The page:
On the mound, Gilbert sat mostly 88-91 mph with the fastball and has an easy, athletic delivery with a loose arm stroke. There’s quickness to the stroke and he fires the ball to both sides while attacking with the fastball. There is some deception to the delivery as he hides the ball okay, but the fastball offering is primarily straight and as a result he worked mostly off weak contact. The breaking ball showed promise too with good shape and he could land for strikes.

After perhaps turning in the most impressive outing a couple of weeks ago at TOS, Avery Short (2019, Indianapolis, Ind.) got the nod for the Indiana Bulls and there are a lot of components and positive elements to his profile on the mound. With a well-built, mature frame of 6-foot-2, 210-pounds, Short is able to maintain his 87-90 mph velocity well throughout games, though he did dip into the 84-87 mph range out of the stretch. The fastball topped at 91 mph on the day with a fairly simple delivery and deception as he hid the ball and tunneled his slider effectively with the fastball.

The slider was the most impressive pitch in his arsenal, it worked in the 78-80 mph range with significant spin and bite to the offering. The Indiana commit’s slider looks like a fastball out of the hand for about 40 feet before diving downward with two-plane snap and he turned off a couple on the back foot of righthanded hitters for ugly swings. There is tight rotation to his slider, spin rates around 2500-2700 rpm, and that gives him a true swing-and-miss offering at the next level. The command wasn’t what it was a few weeks ago but the potential and tools are certainly there to be an impact player.

Opposing Gilbert on the mound was rising junior Dylan Ray (2020, New Market, Ala.) and the righthander committed to Alabama showed some increased velocity since the last time we saw him out on the mound. Ray touched 94 mph and 93 mph with his fastball early on and the 6-foot-3, 205-pound frame is ideal for that of a frontline starting pitching prospect. The build is presently physical with very broad shoulders and still room for additional strength.

The delivery is very simple and fairly clean with good momentum generated as he drives downhill and attacks the strike zone with the fastball. The pitch sat mostly in the 88-92 mph range throughout and there’s looseness to the arm stroke with some plane generated on the fastball too. The arm slot is more over the top and the breaking ball was a solid pitch for Ray, working in the mid-70s with 11-to-5 shape and some two-plane snap. He slows slightly on the pitch but it has the makings and ingredients of a swing-and-miss weapon as he continues to refine the stuff.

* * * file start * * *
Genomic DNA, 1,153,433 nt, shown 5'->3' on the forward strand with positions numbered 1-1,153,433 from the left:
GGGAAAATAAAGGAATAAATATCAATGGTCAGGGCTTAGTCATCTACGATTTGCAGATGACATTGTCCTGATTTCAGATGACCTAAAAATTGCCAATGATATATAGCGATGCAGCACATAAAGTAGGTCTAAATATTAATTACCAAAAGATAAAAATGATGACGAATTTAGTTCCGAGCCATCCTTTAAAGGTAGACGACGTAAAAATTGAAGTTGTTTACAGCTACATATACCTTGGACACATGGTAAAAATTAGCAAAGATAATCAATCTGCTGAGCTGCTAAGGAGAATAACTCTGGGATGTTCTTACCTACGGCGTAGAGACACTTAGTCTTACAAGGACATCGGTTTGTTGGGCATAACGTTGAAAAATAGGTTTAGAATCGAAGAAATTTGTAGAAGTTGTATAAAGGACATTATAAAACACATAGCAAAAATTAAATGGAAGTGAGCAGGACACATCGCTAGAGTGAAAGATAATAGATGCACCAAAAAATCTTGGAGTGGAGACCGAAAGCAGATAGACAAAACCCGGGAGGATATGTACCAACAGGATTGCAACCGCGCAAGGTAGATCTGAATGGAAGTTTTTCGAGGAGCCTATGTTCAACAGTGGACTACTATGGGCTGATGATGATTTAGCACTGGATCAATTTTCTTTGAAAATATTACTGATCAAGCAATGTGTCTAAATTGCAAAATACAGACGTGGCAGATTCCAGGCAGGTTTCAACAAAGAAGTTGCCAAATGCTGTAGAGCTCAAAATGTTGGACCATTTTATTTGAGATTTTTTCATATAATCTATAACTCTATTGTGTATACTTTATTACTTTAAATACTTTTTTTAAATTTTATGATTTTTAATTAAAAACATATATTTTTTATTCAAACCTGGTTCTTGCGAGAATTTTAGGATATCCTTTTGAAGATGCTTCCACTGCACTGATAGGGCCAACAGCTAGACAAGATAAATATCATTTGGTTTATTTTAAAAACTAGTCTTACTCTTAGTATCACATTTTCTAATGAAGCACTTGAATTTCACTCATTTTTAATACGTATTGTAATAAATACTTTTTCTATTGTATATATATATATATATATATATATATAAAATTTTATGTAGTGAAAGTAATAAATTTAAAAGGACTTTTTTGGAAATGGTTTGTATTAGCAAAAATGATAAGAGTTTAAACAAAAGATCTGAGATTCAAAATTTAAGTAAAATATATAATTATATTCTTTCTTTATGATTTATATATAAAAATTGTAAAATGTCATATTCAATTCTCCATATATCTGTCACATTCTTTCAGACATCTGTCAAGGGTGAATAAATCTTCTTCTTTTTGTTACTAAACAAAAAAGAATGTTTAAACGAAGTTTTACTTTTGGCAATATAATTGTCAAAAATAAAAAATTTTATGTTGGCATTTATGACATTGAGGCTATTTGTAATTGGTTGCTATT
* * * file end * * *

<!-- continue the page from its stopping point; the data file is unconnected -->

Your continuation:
Ray was very good over four innings in the win for Viper Baseball Academy against a talented Minnesota Blizzard team that had heavy pool winner implications. Viper ended up winning the game as Ray went four strong while striking out four batters and allowing just one hit on the game.

Rawlings Southeast National battled the Indiana Bulls Black to a 0-0 draw as all pitchers in the game were very impressive, inclusing the aforementioned Short. Adam Macko (2019, Stony Plain, Alberta, Canada) and Will Childers (2019, Evans, Ga.) combined to complete the shutout on Rawlings’ end of things and both pitchers were very impressive.

Macko has done nothing but carve hitters up at PG events, including during this event last year when he tossed a no-hitter in pool play, and he did more of the same on Monday afternoon. The lefthander worked up to 89 mph with his fastball and lived in the 85-88 mph range while working to both sides of the plate with short sink. Everything works well through the simple delivery, with looseness to the motion and arm stroke as he delivery fastballs consistently in the lower third of the zone for strikes. Macko generated lots of weak contact on the day with weakly struck ground balls and also showed a nice curveball in the 68-70 mph range with feel and shape. The Purdue commit has a degree of polish and should only gain in terms of velocity with his projectable frame.

Childers came in to close the game out and showed some pretty impressive stuff for only a nine pitch outing. The 6-foot-4, 205-pound arm is very athletic with super long limbs and tons of ceiling as a righthanded pitcher. The Georgia commit fired mostly fastballs in the 93-94 mph range with steep plane when he got on top of pitches. The lone slider he tossed came in at 82 mph for a strike with very good shape and was one of the better breaking balls observed by this scout that Childers has thrown during this summer. The ceiling and potential are very high for Childers as the righthander is one of the names to know from this area for next year’s draft.